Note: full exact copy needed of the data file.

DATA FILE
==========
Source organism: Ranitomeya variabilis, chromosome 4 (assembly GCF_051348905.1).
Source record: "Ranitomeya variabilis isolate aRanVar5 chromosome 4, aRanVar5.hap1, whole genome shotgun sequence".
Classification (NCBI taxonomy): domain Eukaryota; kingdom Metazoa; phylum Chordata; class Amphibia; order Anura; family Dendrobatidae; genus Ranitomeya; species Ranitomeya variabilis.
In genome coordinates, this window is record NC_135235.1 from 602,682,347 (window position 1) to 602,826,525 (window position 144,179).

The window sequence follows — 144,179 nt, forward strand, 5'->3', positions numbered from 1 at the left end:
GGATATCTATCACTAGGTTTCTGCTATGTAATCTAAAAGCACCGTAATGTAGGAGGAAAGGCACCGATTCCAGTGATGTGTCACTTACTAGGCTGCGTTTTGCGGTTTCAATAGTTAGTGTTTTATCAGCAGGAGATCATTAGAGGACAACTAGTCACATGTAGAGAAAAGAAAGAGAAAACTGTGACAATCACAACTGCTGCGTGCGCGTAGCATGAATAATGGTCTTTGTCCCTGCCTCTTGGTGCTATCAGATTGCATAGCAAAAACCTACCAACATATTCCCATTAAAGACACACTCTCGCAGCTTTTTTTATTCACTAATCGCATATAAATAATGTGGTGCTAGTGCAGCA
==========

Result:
Source organism: Ranitomeya variabilis, chromosome 4 (assembly GCF_051348905.1).
Source record: "Ranitomeya variabilis isolate aRanVar5 chromosome 4, aRanVar5.hap1, whole genome shotgun sequence".
Classification (NCBI taxonomy): domain Eukaryota; kingdom Metazoa; phylum Chordata; class Amphibia; order Anura; family Dendrobatidae; genus Ranitomeya; species Ranitomeya variabilis.
In genome coordinates, this window is record NC_135235.1 from 602,682,347 (window position 1) to 602,826,525 (window position 144,179).

The window sequence follows — 144,179 nt, forward strand, 5'->3', positions numbered from 1 at the left end:
GGATATCTATCACTAGGTTTCTGCTATGTAATCTAAAAGCACCGTAATGTAGGAGGAAAGGCACCGATTCCAGTGATGTGTCACTTACTAGGCTGCGTTTTGCGGTTTCAATAGTTAGTGTTTTATCAGCAGGAGATCATTAGAGGACAACTAGTCACATGTAGAGAAAAGAAAGAGAAAACTGTGACAATCACAACTGCTGCGTGCGCGTAGCATGAATAATGGTCTTTGTCCCTGCCTCTTGGTGCTATCAGATTGCATAGCAAAAACCTACCAACATATTCCCATTAAAGACACACTCTCGCAGCTTTTTTTATTCACTAATCGCATATAAATAATGTGGTGCTAGTGCAGCA